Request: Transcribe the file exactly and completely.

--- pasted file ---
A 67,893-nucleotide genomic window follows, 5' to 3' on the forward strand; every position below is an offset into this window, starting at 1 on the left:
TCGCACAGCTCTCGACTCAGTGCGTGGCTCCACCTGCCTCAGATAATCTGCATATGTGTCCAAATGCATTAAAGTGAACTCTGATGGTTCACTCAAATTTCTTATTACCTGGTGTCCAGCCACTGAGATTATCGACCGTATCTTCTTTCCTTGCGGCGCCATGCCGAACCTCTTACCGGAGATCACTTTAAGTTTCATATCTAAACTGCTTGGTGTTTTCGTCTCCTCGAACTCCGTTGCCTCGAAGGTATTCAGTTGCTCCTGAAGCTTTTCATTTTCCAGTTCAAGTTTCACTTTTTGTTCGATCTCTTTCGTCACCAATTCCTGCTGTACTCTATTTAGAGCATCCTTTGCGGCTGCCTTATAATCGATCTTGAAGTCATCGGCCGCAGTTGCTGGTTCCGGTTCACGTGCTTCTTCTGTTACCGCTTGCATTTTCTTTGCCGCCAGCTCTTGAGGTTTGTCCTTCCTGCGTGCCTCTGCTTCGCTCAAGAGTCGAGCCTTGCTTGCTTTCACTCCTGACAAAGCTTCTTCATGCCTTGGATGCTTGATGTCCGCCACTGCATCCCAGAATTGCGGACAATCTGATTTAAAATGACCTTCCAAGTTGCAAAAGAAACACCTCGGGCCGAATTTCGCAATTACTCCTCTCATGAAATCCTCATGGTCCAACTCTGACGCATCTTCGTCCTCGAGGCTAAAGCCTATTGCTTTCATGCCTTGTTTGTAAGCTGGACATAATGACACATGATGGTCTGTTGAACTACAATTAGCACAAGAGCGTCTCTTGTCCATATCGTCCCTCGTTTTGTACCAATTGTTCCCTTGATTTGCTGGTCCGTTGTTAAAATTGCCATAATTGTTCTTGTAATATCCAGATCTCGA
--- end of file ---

A 67,893-nucleotide genomic window follows, 5' to 3' on the forward strand; every position below is an offset into this window, starting at 1 on the left:
TCGCACAGCTCTCGACTCAGTGCGTGGCTCCACCTGCCTCAGATAATCTGCATATGTGTCCAAATGCATTAAAGTGAACTCTGATGGTTCACTCAAATTTCTTATTACCTGGTGTCCAGCCACTGAGATTATCGACCGTATCTTCTTTCCTTGCGGCGCCATGCCGAACCTCTTACCGGAGATCACTTTAAGTTTCATATCTAAACTGCTTGGTGTTTTCGTCTCCTCGAACTCCGTTGCCTCGAAGGTATTCAGTTGCTCCTGAAGCTTTTCATTTTCCAGTTCAAGTTTCACTTTTTGTTCGATCTCTTTCGTCACCAATTCCTGCTGTACTCTATTTAGAGCATCCTTTGCGGCTGCCTTATAATCGATCTTGAAGTCATCGGCCGCAGTTGCTGGTTCCGGTTCACGTGCTTCTTCTGTTACCGCTTGCATTTTCTTTGCCGCCAGCTCTTGAGGTTTGTCCTTCCTGCGTGCCTCTGCTTCGCTCAAGAGTCGAGCCTTGCTTGCTTTCACTCCTGACAAAGCTTCTTCATGCCTTGGATGCTTGATGTCCGCCACTGCATCCCAGAATTGCGGACAATCTGATTTAAAATGACCTTCCAAGTTGCAAAAGAAACACCTCGGGCCGAATTTCGCAATTACTCCTCTCATGAAATCCTCATGGTCCAACTCTGACGCATCTTCGTCCTCGAGGCTAAAGCCTATTGCTTTCATGCCTTGTTTGTAAGCTGGACATAATGACACATGATGGTCTGTTGAACTACAATTAGCACAAGAGCGTCTCTTGTCCATATCGTCCCTCGTTTTGTACCAATTGTTCCCTTGATTTGCTGGTCCGTTGTTAAAATTGCCATAATTGTTCTTGTAATATCCAGATCTCGA